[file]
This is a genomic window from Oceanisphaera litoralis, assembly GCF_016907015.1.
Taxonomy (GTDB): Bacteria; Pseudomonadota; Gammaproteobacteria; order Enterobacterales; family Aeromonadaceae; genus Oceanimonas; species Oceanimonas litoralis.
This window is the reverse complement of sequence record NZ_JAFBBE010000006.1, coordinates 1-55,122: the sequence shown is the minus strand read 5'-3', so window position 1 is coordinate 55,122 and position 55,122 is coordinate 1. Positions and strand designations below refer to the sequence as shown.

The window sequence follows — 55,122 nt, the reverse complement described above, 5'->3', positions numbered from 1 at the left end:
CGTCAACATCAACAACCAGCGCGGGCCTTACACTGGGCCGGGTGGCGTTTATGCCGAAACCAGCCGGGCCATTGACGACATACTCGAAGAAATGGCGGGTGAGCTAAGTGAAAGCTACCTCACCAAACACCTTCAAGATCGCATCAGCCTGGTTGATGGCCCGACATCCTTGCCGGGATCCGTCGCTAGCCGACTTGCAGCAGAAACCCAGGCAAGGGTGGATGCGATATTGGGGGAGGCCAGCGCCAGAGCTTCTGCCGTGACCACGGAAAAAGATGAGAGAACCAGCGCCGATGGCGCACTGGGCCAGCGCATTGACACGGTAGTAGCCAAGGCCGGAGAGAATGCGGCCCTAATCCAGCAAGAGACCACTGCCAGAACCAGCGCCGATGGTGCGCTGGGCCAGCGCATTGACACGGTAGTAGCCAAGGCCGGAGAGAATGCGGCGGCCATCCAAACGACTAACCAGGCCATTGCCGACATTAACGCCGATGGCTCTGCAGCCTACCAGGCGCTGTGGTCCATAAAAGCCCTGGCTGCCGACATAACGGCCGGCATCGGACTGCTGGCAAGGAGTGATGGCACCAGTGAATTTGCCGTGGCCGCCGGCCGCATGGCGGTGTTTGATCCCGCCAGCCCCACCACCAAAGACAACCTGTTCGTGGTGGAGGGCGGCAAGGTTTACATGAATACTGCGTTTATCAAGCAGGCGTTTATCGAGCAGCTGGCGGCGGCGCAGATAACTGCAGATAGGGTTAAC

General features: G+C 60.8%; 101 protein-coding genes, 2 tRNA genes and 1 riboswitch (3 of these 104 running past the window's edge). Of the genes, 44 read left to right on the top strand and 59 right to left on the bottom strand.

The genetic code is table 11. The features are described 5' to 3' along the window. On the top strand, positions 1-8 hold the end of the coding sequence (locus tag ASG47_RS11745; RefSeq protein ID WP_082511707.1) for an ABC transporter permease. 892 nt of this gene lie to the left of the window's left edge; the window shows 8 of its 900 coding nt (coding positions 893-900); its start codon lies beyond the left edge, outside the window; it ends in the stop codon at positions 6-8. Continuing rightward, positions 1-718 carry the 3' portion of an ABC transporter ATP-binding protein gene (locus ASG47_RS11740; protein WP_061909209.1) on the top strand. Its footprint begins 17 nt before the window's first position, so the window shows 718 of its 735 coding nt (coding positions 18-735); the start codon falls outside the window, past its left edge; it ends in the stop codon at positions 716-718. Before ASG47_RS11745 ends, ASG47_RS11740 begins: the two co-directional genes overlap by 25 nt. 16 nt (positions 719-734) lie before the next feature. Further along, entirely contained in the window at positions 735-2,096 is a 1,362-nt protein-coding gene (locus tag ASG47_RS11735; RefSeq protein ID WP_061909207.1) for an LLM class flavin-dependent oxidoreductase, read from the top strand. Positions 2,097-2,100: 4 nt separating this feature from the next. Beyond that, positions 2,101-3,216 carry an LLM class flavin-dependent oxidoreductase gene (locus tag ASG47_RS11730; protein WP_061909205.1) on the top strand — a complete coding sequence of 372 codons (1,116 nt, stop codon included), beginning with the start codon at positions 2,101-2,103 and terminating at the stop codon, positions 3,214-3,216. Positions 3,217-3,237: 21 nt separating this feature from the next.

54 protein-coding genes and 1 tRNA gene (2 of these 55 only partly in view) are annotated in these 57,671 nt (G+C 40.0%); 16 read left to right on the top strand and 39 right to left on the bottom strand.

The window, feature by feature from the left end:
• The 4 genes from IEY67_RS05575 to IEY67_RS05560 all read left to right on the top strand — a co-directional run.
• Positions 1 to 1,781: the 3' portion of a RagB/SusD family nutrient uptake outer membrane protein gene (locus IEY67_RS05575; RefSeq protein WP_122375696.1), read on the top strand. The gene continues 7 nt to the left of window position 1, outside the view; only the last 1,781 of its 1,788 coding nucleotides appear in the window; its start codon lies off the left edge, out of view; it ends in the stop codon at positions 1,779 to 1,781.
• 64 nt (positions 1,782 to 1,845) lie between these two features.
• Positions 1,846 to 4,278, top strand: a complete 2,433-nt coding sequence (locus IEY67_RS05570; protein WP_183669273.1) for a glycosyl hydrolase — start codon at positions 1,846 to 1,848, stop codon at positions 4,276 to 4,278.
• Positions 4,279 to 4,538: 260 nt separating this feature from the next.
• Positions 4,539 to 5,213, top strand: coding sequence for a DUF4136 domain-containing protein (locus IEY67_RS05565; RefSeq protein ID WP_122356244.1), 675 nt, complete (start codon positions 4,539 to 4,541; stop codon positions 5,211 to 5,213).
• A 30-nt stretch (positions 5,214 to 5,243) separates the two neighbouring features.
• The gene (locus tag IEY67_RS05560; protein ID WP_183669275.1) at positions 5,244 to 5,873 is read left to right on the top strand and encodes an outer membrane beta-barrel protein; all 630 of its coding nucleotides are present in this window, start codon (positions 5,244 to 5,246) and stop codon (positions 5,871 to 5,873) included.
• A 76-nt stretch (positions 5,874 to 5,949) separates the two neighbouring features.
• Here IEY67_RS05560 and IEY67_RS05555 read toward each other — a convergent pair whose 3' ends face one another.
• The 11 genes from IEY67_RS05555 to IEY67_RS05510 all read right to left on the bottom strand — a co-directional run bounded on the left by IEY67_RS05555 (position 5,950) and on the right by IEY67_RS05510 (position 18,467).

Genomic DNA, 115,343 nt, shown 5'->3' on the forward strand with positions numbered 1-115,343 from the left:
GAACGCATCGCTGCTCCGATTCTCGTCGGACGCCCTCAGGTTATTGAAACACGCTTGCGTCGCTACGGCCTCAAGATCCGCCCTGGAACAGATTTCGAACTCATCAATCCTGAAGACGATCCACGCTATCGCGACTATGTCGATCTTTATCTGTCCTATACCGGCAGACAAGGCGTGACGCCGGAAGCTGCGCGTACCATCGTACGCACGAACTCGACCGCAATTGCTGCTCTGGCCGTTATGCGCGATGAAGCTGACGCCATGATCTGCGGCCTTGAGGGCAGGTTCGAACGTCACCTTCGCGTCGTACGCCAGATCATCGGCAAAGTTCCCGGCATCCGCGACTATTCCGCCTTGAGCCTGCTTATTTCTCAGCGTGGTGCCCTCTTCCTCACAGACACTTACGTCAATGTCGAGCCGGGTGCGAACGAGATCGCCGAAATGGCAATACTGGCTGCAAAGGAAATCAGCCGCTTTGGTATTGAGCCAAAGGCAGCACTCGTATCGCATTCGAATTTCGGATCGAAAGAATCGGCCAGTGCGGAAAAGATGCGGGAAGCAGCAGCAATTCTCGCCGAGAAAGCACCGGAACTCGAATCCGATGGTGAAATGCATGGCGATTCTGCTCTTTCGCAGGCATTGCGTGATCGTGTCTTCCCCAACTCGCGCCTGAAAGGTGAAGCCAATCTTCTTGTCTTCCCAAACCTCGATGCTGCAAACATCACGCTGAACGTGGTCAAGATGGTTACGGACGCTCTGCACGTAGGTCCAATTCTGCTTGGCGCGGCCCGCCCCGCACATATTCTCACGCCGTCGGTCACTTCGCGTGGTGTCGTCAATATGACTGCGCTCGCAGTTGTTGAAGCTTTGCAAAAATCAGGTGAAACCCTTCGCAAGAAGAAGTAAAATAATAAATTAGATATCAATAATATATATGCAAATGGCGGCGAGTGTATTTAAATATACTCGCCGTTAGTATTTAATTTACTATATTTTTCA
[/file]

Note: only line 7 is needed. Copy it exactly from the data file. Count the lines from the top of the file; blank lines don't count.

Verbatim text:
The genetic code is table 11. The features are described 5' to 3' along the window. On the top strand, positions 1-8 hold the end of the coding sequence (locus tag ASG47_RS11745; RefSeq protein ID WP_082511707.1) for an ABC transporter permease. 892 nt of this gene lie to the left of the window's left edge; the window shows 8 of its 900 coding nt (coding positions 893-900); its start codon lies beyond the left edge, outside the window; it ends in the stop codon at positions 6-8. Continuing rightward, positions 1-718 carry the 3' portion of an ABC transporter ATP-binding protein gene (locus ASG47_RS11740; protein WP_061909209.1) on the top strand. Its footprint begins 17 nt before the window's first position, so the window shows 718 of its 735 coding nt (coding positions 18-735); the start codon falls outside the window, past its left edge; it ends in the stop codon at positions 716-718. Before ASG47_RS11745 ends, ASG47_RS11740 begins: the two co-directional genes overlap by 25 nt. 16 nt (positions 719-734) lie before the next feature. Further along, entirely contained in the window at positions 735-2,096 is a 1,362-nt protein-coding gene (locus tag ASG47_RS11735; RefSeq protein ID WP_061909207.1) for an LLM class flavin-dependent oxidoreductase, read from the top strand. Positions 2,097-2,100: 4 nt separating this feature from the next. Beyond that, positions 2,101-3,216 carry an LLM class flavin-dependent oxidoreductase gene (locus tag ASG47_RS11730; protein WP_061909205.1) on the top strand — a complete coding sequence of 372 codons (1,116 nt, stop codon included), beginning with the start codon at positions 2,101-2,103 and terminating at the stop codon, positions 3,214-3,216. Positions 3,217-3,237: 21 nt separating this feature from the next.